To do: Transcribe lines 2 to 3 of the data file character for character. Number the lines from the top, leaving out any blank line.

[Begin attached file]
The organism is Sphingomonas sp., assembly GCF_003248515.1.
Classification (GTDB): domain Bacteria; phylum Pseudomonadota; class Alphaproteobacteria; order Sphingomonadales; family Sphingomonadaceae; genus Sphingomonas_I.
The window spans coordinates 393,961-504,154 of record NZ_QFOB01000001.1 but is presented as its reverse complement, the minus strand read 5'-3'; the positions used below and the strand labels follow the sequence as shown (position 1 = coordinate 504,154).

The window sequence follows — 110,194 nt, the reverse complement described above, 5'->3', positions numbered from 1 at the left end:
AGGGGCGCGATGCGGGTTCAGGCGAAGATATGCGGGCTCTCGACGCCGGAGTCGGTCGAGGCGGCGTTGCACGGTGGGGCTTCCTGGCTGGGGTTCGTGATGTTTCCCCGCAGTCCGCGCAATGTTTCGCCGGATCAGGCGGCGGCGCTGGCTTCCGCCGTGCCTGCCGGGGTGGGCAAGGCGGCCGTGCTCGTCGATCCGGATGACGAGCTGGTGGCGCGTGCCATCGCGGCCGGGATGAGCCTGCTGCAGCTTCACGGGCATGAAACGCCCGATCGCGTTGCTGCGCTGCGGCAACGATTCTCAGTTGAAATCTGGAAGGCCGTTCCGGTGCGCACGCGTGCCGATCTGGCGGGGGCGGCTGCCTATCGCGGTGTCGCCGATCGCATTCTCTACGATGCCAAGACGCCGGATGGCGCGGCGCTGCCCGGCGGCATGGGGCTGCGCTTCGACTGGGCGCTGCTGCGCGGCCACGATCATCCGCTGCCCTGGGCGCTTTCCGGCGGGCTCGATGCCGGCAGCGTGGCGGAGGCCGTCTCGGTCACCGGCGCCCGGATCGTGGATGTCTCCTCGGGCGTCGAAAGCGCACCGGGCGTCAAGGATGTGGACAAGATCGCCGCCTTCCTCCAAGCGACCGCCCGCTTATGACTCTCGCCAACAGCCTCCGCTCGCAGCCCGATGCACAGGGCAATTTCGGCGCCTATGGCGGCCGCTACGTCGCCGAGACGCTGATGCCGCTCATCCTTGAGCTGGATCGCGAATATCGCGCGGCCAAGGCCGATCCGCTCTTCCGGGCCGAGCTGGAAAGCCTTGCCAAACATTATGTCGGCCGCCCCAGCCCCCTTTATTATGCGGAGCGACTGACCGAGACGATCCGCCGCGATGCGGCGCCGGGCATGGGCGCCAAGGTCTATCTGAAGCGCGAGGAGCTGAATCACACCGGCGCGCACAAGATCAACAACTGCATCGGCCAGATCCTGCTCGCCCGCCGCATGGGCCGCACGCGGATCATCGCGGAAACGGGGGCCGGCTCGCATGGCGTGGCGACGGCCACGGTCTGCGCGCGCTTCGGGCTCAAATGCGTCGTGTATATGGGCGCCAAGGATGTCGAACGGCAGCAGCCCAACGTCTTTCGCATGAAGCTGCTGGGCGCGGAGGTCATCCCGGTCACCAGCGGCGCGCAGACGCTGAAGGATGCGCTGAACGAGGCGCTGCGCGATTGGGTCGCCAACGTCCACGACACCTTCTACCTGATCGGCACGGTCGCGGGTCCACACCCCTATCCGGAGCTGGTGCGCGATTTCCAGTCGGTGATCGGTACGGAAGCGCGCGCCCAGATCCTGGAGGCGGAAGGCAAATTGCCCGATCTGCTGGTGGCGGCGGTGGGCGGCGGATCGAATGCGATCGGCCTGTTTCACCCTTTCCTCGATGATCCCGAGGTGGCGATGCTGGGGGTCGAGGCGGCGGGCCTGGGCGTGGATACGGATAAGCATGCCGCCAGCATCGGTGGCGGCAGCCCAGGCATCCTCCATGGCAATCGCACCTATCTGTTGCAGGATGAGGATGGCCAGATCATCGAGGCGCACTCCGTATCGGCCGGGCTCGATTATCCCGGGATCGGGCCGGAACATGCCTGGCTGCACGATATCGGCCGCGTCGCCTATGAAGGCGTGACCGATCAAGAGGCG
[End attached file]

Classification (GTDB): domain Bacteria; phylum Pseudomonadota; class Alphaproteobacteria; order Sphingomonadales; family Sphingomonadaceae; genus Sphingomonas_I.
The window spans coordinates 393,961-504,154 of record NZ_QFOB01000001.1 but is presented as its reverse complement, the minus strand read 5'-3'; the positions used below and the strand labels follow the sequence as shown (position 1 = coordinate 504,154).